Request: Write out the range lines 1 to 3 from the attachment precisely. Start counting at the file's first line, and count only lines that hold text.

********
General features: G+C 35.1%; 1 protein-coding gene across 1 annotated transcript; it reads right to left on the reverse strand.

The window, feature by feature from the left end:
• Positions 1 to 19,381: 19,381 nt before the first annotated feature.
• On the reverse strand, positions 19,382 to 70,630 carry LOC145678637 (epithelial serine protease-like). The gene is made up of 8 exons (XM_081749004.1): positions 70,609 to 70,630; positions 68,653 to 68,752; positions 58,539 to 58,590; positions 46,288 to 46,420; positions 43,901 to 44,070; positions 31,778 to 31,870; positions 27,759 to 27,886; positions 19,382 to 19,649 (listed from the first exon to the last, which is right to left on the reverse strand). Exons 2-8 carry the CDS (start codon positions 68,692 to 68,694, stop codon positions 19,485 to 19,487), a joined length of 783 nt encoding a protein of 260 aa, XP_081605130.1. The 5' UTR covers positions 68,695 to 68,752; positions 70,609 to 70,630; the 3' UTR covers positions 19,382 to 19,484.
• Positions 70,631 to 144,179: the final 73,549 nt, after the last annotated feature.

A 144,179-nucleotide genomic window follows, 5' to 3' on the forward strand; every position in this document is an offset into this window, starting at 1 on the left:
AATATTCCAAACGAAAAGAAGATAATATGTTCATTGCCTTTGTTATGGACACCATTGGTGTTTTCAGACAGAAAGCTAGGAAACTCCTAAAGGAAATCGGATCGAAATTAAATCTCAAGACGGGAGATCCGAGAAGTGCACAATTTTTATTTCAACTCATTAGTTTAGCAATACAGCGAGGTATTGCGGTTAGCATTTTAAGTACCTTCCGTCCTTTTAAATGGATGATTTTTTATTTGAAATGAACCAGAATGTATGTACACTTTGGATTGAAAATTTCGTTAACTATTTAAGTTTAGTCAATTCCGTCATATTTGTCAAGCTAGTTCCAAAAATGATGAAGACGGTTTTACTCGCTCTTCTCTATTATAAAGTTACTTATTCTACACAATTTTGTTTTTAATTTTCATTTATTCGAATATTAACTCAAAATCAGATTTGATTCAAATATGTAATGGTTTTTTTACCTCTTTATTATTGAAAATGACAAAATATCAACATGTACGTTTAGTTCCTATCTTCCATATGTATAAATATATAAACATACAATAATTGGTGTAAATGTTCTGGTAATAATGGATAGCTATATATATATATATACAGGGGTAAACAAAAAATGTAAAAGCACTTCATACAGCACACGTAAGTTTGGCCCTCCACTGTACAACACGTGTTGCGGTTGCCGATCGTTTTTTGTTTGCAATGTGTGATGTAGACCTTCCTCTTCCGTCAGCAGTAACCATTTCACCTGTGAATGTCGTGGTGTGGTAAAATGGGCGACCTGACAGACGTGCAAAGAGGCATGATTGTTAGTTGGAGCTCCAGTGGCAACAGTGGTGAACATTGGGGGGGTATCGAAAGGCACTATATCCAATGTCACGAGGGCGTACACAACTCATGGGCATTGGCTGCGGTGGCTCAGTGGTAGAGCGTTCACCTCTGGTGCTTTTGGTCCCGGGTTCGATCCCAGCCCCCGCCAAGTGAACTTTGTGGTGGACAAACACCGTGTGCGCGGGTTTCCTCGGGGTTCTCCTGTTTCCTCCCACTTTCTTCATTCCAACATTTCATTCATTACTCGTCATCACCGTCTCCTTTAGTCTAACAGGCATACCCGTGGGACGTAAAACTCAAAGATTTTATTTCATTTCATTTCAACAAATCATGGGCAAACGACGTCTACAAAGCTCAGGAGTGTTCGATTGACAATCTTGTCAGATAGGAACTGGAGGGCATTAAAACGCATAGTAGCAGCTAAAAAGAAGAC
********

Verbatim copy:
General features: G+C 35.1%; 1 protein-coding gene across 1 annotated transcript; it reads right to left on the reverse strand.

The window, feature by feature from the left end:
• Positions 1 to 19,381: 19,381 nt before the first annotated feature.